FDD/Agile Development Metrics

Hi all,

Can anyone point me to metrics that demonstrate the advantages (or disadvantages) of adopting an agile development methodology and/or FDD? I'm looking for things like cost savings, defect density, SLOC/hour, etc.

Thanks a bunch! :)

-- Patrick

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Jeff De Luca's picture

Try Looking At Some of the Techniques

Hi Patrick,

I don't think you'll find anything scientific, only anecdotal. Unfortunately, many are not interested in measurement and experiment, they are only interested in "do this because I say so, and if it doesn't work for you then you must be doing it wrong." I'm not aware of a study of any agile approach that I would value.

In terms of FDD what directly inspired me in how I run projects is metrics and studies etc. There are a large number and I reference several in my workshops, but Capers Jones books are a good source. McConnell's Code Complete is a good summary of a large number of these. What's nice is that he always references the study. That book is a good place to start, then you could go get the referenced materials for those areas that are of most interest to you.


Thank You


Thanks for the reply. I'll check out the references you mention.

-- Patrick

Look at profit and cashflow

Profit, ROI and cashflow are the most important measures. If you release your product earlier than you would if you did it by waterfall, then ask your customers to quantify how much more money the product would earn.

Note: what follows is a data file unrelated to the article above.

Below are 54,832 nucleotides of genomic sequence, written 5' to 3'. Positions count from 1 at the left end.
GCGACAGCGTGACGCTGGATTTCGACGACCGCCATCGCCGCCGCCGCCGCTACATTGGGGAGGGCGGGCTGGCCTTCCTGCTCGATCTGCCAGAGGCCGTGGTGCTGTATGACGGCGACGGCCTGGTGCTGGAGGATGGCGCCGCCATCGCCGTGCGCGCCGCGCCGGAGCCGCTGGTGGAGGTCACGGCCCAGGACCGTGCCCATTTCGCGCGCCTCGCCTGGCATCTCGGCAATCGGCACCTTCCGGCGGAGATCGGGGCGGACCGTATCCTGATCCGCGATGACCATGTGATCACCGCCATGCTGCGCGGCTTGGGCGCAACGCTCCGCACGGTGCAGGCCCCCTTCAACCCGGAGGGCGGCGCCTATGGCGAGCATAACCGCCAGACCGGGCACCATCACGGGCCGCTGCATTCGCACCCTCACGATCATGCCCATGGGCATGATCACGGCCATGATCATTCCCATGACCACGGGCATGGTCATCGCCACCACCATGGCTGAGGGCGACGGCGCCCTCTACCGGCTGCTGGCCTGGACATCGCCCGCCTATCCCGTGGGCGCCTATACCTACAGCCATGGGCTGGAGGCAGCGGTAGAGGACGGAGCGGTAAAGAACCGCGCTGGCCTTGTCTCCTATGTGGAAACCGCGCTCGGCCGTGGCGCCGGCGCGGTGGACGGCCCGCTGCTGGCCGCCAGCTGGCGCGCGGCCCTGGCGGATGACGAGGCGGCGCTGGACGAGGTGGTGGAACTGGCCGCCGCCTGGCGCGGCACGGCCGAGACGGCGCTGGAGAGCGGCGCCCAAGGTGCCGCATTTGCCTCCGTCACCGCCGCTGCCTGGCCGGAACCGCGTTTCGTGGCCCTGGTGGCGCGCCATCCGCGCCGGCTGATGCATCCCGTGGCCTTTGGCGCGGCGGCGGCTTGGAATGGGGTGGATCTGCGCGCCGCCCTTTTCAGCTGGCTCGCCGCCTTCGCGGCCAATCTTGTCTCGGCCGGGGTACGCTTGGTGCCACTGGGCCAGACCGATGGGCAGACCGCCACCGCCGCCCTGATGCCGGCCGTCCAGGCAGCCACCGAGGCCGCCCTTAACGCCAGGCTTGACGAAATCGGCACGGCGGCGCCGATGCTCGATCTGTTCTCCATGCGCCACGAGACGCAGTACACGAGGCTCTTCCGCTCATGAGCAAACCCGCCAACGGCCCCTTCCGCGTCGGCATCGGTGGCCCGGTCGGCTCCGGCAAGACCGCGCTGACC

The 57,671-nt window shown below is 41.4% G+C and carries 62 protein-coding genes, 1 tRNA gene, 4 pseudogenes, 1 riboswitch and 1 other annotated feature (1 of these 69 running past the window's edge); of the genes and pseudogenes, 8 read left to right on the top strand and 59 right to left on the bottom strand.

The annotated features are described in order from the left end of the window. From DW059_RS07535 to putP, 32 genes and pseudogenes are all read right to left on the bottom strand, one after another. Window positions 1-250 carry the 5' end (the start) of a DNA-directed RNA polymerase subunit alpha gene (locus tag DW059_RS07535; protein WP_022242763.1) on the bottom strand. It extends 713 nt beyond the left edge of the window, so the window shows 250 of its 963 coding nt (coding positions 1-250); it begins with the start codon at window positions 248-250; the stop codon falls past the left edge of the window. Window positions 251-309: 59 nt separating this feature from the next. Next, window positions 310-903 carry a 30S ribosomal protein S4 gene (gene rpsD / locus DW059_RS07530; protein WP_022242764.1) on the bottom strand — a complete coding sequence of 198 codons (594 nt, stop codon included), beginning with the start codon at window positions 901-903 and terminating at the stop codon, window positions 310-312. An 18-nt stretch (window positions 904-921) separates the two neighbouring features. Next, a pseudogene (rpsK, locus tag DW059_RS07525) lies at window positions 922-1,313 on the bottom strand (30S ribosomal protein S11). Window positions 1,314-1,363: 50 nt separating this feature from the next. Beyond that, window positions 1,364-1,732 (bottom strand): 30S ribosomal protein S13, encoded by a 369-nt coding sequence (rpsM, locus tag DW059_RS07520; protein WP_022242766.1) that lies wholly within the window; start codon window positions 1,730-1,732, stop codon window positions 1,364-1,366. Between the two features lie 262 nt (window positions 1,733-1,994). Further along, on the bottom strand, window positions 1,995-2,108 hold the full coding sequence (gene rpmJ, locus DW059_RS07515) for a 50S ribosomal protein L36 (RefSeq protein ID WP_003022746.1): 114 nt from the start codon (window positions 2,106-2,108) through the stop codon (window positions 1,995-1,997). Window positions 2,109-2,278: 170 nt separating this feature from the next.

For instance, my last project was (predicted to be) worth £20M / annum, but it was roughly 3 years before any money come in. It was built using waterfall, so had one release. If they had been technically able to release partial products, then they would been able to earn roughly £10M / annum after 1 year. You do the maths from here ...

Jeff De Luca's picture

But is any of that Agile?

Sure but what you're describing is staged delivery. If I planned to have 3 releases - year 1, year 2 and year 3, I could achieve the same thing and I could do each release using waterfall.

Also, your maths presumes that whatever function can be delivered after 1 year is able to deliver a return of exactly 1/3 of the original 3 year delivery. I don't often see such linearity but I'll concede this is entirely situational.

Whether any of this is even Agile is another matter. Some equate planned staged delivery to incremental. Some equate incremental to Agile (and thus a lot of projects going back 20 years can fit that).

Being Agile means (in general) we are more able to adapt to incremental delivery out to the field and where that delivery does have a meaningful return. But in your example, I could achieve the same thing by planning staged delivery (three projects, one year each and I could run each using waterfall).